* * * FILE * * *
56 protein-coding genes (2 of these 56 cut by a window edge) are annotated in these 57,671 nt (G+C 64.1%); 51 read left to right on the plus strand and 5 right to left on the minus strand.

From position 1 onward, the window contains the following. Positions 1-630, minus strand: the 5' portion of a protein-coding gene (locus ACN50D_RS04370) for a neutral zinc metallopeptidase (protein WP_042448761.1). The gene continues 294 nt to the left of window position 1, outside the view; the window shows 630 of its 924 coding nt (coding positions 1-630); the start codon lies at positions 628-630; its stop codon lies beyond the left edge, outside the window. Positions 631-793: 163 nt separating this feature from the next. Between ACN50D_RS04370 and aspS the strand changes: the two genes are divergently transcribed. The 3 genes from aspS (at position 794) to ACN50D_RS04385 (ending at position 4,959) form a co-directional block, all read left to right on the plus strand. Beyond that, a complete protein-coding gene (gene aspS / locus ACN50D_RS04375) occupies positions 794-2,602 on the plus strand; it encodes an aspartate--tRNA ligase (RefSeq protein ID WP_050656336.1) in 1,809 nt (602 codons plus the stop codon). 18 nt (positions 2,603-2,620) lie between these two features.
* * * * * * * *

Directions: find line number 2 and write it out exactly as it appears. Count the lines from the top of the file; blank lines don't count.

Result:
From position 1 onward, the window contains the following. Positions 1-630, minus strand: the 5' portion of a protein-coding gene (locus ACN50D_RS04370) for a neutral zinc metallopeptidase (protein WP_042448761.1). The gene continues 294 nt to the left of window position 1, outside the view; the window shows 630 of its 924 coding nt (coding positions 1-630); the start codon lies at positions 628-630; its stop codon lies beyond the left edge, outside the window. Positions 631-793: 163 nt separating this feature from the next. Between ACN50D_RS04370 and aspS the strand changes: the two genes are divergently transcribed. The 3 genes from aspS (at position 794) to ACN50D_RS04385 (ending at position 4,959) form a co-directional block, all read left to right on the plus strand. Beyond that, a complete protein-coding gene (gene aspS / locus ACN50D_RS04375) occupies positions 794-2,602 on the plus strand; it encodes an aspartate--tRNA ligase (RefSeq protein ID WP_050656336.1) in 1,809 nt (602 codons plus the stop codon). 18 nt (positions 2,603-2,620) lie between these two features.